Thus, how soon the regime falls, and how it passes from power have become vitally important questions for U.S. policy. But the Obama Administration finds itself hamstrung in this situation. It has good reason to be reluctant to intervene militarily: the American people are weary after ten years of war in the greater Middle East; the international community is, at least for the time being, divided; the Syrian army still wields considerable capabilities – including chemical weapons – that could drive up the cost of intervention; and the opposition is divided and unable so far to present a coherent alternative that the U.S. could actively help take power. All of these factors can and probably will change over time: the American people will become increasingly angry with the wholesale slaughter of innocents; Russia and China will find it increasingly untenable to block UN Security Council action; the Syrian army will likely crack under the strain of prolonged conflict with its own citizens; and the opposition is already beginning to coalesce around a more coherent platform for transitioning to a post-Assad Syria.
However, the longer it takes for these developments to unfold, the harder it will be to effect an orderly transition to a post-Assad Syria. The Alawites could repair to a “rump state” in the mountains around Tartus and Latakia, resulting in a prolonged sectarian civil war that could generate ethnic cleansing, large numbers of displaced persons and refugees, and a possible overflow to Lebanon (where Shia Hezbollah dominates over restive Sunni and Christian communities), Iraq (where a Shia government in Baghdad is now confronting an Al Qaeda resurgence), and potentially Bahrain (where a Sunni king rules over a Shia majority in revolt and where Iran might well play “payback” for the loss of its Syrian ally).
Time is therefore of the essence, and action needs to be taken nothwithstanding the many constraints. I believe a combination of the following steps is now necessary.
- Work with the Russians on a Political Process: Because Russian backing for the regime is increasingly untenable, and because we need UN Security Council cover for so many of the other steps, it is essential to persuade the Russians that their interests can be better protected by working with us rather than against us. Secretary of State Clinton has been working this issue hard but as the Russians begin to see the light, it will be important for the President to engage Putin on a more regular and intense basis to help remove his distrust of our motives and convince him that we have a common interest in preventing the rise of Islamic extremism near his borders by working on an orderly transition together. That orderly transition begins with Assad standing aside in order for a U.S. and Russian-sponsored political dialogue to be launched. At the moment the Russians insist that the dialogue be with Assad, which is a non-starter for the opposition. We have to find a way to convince them that helping to remove Assad is the only way to produce the dialogue that they want.
- Guarantee the Christians and Alawites: As long as these communities fear for their very survival they will stick with the regime. They need to receive credible guarantees that their lives and interests will be preserved in a post-Assad, Sunni-dominated Syria. These guarantees will likely need to be backed by a UN-sponsored protective force since they will have no faith in commitments extended by the opposition. Planning should get underway now for such a blue helmet force that will need to be ready to intervene either when Assad steps aside or when he is overthrown. But there can be no such force without Russian cooperation (hence step #1).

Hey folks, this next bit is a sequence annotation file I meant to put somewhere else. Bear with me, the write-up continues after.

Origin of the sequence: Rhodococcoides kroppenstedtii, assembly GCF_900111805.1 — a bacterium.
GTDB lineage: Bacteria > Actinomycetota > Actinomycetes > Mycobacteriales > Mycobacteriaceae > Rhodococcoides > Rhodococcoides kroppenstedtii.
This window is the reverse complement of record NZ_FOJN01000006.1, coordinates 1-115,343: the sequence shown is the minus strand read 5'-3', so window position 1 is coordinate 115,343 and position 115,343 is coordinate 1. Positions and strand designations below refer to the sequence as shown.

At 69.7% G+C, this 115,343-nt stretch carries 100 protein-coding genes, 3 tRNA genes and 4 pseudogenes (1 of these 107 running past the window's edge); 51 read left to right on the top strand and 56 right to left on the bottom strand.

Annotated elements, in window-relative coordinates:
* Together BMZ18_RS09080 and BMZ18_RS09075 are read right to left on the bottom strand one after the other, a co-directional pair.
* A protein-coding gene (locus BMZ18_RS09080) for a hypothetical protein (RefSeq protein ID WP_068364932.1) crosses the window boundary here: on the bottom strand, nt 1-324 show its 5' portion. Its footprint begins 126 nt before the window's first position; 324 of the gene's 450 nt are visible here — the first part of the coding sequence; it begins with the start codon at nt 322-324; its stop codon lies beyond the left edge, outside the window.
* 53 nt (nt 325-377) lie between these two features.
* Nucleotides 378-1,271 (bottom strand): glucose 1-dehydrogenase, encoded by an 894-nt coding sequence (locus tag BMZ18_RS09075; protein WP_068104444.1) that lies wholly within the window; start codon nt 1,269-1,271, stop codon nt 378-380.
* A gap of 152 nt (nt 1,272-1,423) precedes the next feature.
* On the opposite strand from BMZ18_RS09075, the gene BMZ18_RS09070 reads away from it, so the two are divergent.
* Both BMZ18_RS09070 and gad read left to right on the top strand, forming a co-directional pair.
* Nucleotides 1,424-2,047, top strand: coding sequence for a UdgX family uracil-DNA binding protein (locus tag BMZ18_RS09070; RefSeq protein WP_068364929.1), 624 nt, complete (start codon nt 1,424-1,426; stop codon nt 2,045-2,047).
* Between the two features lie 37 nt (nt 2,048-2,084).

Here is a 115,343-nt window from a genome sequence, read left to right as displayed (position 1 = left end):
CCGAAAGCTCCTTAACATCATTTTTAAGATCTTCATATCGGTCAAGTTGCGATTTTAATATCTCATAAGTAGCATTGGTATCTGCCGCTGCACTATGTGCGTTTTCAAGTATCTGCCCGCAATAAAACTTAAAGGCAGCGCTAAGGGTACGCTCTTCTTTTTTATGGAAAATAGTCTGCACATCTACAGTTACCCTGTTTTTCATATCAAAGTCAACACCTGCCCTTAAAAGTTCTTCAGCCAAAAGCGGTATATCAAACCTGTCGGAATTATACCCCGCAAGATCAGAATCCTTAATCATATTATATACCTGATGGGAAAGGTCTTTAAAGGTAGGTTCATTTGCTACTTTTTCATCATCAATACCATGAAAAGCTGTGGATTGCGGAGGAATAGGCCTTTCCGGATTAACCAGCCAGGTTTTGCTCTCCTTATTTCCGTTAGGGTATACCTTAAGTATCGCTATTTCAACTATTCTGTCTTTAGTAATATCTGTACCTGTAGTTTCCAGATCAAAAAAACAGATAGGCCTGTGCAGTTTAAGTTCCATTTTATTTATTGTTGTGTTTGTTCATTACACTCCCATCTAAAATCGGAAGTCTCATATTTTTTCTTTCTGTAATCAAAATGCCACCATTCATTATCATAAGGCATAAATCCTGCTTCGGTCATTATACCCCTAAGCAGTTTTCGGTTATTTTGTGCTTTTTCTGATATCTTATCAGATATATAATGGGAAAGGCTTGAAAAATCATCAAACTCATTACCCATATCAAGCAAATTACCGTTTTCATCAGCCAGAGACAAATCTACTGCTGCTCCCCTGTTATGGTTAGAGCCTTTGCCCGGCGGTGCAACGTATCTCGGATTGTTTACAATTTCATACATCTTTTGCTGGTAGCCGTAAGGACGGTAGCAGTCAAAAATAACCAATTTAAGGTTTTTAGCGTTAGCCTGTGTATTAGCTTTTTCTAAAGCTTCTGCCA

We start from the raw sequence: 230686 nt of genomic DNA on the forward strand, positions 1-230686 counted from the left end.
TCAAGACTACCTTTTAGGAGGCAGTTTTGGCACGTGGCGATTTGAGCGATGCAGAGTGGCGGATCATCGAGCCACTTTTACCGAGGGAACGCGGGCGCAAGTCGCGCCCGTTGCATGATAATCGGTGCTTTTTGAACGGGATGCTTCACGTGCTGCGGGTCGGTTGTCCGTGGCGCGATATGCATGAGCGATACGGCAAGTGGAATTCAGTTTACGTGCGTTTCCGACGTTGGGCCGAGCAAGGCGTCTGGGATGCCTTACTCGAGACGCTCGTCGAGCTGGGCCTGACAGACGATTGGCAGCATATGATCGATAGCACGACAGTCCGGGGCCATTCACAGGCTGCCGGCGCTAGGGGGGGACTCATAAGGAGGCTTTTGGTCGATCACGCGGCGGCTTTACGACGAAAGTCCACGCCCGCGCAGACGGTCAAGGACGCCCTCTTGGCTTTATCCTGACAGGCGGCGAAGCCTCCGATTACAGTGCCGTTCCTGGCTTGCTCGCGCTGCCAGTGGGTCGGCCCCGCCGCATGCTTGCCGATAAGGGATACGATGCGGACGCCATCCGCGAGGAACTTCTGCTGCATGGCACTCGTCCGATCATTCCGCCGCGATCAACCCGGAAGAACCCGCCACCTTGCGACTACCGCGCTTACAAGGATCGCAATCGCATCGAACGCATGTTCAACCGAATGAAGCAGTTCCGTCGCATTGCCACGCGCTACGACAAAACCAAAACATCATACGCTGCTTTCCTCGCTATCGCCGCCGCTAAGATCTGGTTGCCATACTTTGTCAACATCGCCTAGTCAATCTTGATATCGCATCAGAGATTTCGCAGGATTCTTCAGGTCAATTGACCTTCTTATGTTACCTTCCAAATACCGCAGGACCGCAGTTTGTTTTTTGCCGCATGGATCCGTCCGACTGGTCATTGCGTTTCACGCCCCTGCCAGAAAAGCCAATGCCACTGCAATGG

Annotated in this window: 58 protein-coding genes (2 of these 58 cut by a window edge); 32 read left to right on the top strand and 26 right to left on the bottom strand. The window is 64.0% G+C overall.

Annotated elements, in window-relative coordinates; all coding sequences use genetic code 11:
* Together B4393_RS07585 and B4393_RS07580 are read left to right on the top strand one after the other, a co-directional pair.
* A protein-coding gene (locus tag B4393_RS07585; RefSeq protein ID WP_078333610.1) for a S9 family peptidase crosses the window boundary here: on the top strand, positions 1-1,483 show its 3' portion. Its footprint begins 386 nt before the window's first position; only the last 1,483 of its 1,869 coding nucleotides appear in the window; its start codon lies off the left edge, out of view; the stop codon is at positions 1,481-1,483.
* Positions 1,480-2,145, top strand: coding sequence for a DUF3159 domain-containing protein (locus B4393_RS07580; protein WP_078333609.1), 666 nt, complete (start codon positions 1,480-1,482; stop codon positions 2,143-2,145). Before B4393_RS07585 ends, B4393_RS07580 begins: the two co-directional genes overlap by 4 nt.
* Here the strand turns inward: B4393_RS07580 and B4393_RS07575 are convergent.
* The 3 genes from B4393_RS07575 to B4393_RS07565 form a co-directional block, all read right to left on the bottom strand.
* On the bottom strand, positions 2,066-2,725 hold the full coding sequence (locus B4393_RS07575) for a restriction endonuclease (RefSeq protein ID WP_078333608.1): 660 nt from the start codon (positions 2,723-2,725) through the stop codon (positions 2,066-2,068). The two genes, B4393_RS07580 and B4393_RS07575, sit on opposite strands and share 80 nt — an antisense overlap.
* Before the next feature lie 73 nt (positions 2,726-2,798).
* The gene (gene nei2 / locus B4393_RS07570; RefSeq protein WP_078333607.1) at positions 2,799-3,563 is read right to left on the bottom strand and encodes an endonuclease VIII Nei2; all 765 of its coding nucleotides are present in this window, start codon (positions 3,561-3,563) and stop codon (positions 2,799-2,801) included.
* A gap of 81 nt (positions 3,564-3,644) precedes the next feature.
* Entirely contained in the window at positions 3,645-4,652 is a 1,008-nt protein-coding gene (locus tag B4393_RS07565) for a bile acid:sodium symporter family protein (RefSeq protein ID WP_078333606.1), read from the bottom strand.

- Work on the Alawite Generals: If credible guarantees can be provided to their community, these generals may be more willing to consider splitting with Assad and his henchmen. Their units are already under considerable strain; their inner sanctum has already been penetrated; some of them must see the writing on the wall. If an orderly transition is to be sustained, the army will need to play a stabilizing role which requires generals with their intact units defecting to the opposition. The Russians can play a useful role here if they are in harness with us; other means can be used to contact them. At a certain point it might also makes sense for Israeli and Turkish units to conduct large-scale exercises on their respective borders with Syria (they each have recently reinforced their troops there). IDF positions on the Golan Heights are 40 kilometers from Damascus; Turkey has a lengthy border with Syria. Military exercises on their own sides of the border could concentrate the minds of the Syrian generals on the potential for a three-front war if they don’t move against Assad and his inner circle.
- Coordinate with the Arabs, Turks, and Israelis: Saudi Arabia and Qatar have taken the lead in concerting Arab League opposition to the Assad regime and in arming the opposition. We need to work closely with them to ensure that their arms are going to the elements in the opposition that have an interest in an orderly post-Assad future for all Syria’s citizens. In particular, the Saudis and Qataris need to be cautioned against lighting a sectarian fire that could easily spread to Bahrain and cause immense instability in the Gulf.
Turkey has a key role to play in promoting an orderly transition. Prime Minister Erdogan and Foreign Minister Davutoglu have spoken about the creation of humanitarian corridors across the Turkish border in Syria. With the potential for a large-scale refugee inflow, the Turks may soon be ready to move. However, that will require a UN cover and NATO support. We should be planning for both those contingencies now.
We should be consulting closely with the Israelis, given their knowledge of the Syrian army and their intense interest in ensuring that Syria’s chemical weapons are not transferred to Hezbollah or fall into the hands of jihadist elements. There may be low profile ways in which they can help the opposition too.
- Concert the Opposition: One of the most problematic challenges to the achievement of an orderly transition – beyond persuading Assad to step down – is to get the opposition to generate a coherent and credible leadership that commands the loyalty of a majority of the many factions that have now assumed a role in the Syrian revolution. Progress on this effort has been frustratingly slow. Hopefully the greater focus now on the internal opposition will yield a more detailed and accurate mapping of all these groups that will then make an effort to unify them more possible.
None of these steps are easy and there is no sure fire recipe for producing an orderly transition to a post-Assad Syria. Nevertheless, there is so much at stake for our strategic interests and so much to gain from preventing a descent into chaos that we must do our best by acting quickly and resolutely.